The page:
Jackie Kellso

Bully for You; How to Stop Being an Office Bully’s Target

In aggression, assertiveness, bullies at work, bullies in the office, bullies in the workplace, bullying, business relationships, career, communicating, communication, communication skills, conflict resolution, coping with pressure at work, David Rock, dealing with a difficult coworker, diplomacy and tact, effective communicating, handling tough boss, interpersonal skills, leadership, manage stress at work, managing conflict, managing emotions at work, NeuroLeadership Group, office politics, passive-aggressive, people skills, professional behavior, professional development, Psychology Today, self-esteem, Uncategorized on October 3, 2017 at 12:55 am

Dear Reader,

Below are insights and tips for dealing with aggressive, ‘bullying’ co-workers. They are intended to give you some management tips for people who act aggressively towards you and might help you in the moment you are being bullied. That being said, before you read this article, know that bullying can range in severity and the tips I provide below are not solutions to being threatened, harassed, and intimidated. If this is your situation,  report this to your management and to your human resources department.  You may need to consult with an attorney who specializes in workplace harassment.  Please use your best judgment and stay safe.

If I may be so bold, unless you wish to be, you are not in your job to be anyone’s “punching bag” or the butt of sadistic maneuvers to undermine you or your work.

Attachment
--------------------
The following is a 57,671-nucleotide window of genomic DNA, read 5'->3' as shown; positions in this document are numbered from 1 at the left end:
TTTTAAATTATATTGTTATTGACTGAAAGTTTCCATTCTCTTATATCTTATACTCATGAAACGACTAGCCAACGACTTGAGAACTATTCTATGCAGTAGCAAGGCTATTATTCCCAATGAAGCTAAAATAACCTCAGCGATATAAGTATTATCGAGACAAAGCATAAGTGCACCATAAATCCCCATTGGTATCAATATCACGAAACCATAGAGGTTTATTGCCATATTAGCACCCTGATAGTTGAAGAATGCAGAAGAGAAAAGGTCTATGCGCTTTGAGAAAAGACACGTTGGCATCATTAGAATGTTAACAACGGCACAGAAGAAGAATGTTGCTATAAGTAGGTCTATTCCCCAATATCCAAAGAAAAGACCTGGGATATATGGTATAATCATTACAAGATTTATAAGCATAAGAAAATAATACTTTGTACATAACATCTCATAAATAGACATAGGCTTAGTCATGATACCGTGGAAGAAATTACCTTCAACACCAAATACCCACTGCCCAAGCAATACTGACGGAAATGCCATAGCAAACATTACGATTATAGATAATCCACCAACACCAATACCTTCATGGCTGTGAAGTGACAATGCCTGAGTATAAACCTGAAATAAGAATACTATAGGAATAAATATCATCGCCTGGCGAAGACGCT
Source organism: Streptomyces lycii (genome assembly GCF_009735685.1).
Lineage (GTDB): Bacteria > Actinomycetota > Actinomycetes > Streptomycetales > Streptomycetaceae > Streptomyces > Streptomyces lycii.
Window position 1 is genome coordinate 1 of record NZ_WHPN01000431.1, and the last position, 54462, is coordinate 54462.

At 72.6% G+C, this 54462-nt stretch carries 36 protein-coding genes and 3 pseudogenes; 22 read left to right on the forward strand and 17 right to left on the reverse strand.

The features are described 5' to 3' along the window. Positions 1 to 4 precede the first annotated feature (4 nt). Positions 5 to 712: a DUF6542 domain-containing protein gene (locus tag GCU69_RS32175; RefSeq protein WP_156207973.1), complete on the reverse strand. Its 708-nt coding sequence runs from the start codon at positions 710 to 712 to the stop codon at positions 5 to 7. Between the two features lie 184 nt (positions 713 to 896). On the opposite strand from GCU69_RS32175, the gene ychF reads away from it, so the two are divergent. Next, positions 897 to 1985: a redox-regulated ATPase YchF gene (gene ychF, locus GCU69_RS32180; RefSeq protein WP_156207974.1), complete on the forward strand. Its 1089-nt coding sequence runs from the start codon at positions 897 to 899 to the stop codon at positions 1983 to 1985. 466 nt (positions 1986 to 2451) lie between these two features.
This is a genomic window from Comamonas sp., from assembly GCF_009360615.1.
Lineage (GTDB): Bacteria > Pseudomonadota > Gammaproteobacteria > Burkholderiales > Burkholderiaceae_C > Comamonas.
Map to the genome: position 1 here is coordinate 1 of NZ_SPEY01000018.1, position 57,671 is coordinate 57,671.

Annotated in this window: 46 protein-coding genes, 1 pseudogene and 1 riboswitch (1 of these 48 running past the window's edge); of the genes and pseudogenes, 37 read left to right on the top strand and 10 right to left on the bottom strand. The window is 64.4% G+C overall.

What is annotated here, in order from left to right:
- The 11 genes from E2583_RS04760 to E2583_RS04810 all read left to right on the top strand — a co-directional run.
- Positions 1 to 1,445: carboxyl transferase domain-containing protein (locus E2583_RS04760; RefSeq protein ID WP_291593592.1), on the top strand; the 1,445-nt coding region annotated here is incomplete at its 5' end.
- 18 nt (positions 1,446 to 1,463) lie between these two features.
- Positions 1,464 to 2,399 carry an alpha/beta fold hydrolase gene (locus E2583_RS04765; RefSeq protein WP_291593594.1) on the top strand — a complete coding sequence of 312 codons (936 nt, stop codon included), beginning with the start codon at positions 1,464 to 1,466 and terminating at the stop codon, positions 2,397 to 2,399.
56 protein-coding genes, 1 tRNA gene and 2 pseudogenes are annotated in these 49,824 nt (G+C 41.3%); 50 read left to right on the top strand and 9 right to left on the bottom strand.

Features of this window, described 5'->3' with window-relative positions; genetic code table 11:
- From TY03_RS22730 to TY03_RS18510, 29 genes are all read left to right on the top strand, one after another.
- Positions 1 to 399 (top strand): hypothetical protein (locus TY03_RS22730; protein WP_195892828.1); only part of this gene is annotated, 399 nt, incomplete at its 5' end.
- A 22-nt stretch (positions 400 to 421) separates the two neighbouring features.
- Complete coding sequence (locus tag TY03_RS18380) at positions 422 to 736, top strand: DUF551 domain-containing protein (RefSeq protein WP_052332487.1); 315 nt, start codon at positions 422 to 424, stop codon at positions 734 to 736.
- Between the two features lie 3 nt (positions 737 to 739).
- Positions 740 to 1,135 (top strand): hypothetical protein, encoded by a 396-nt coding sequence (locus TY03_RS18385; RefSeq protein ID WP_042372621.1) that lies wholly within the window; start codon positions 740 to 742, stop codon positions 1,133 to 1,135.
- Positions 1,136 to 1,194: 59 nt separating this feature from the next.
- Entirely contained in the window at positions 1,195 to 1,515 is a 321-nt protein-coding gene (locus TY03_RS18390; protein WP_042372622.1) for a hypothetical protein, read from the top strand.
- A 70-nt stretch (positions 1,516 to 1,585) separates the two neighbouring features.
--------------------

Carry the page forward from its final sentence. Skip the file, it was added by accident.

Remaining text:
If you’ve been spending countless nights worrying about how to deal with your bully, or asking yourself what you did to deserve this creep in your life and are experiencing a downturn in your productivity and/or desire to stay in your job, you may be interested to know that there is actually something you can do that is neither vengeful nor in any way harmful to any party (I know, revenge would feel so sweet!) and in fact can be a nice boost to your self-confidence.

First, let’s take a look at bullying.  According to Psychology Today, “Bullies couldn’t exist without victims, and they don’t pick on just anyone; those singled out lack assertiveness and radiate fear….” Does this sound like you?  But, you may ask, “Yeah, but I’ve still done nothing to deserve this.” Psychology today states that, “Bullies are made, not born, and it happens at an early age, if the normal aggression of two-year-olds isn’t handled well.”

Sadly, you are dealing with a person who is emotionally stalled and you are simply playing in the wrong sandbox.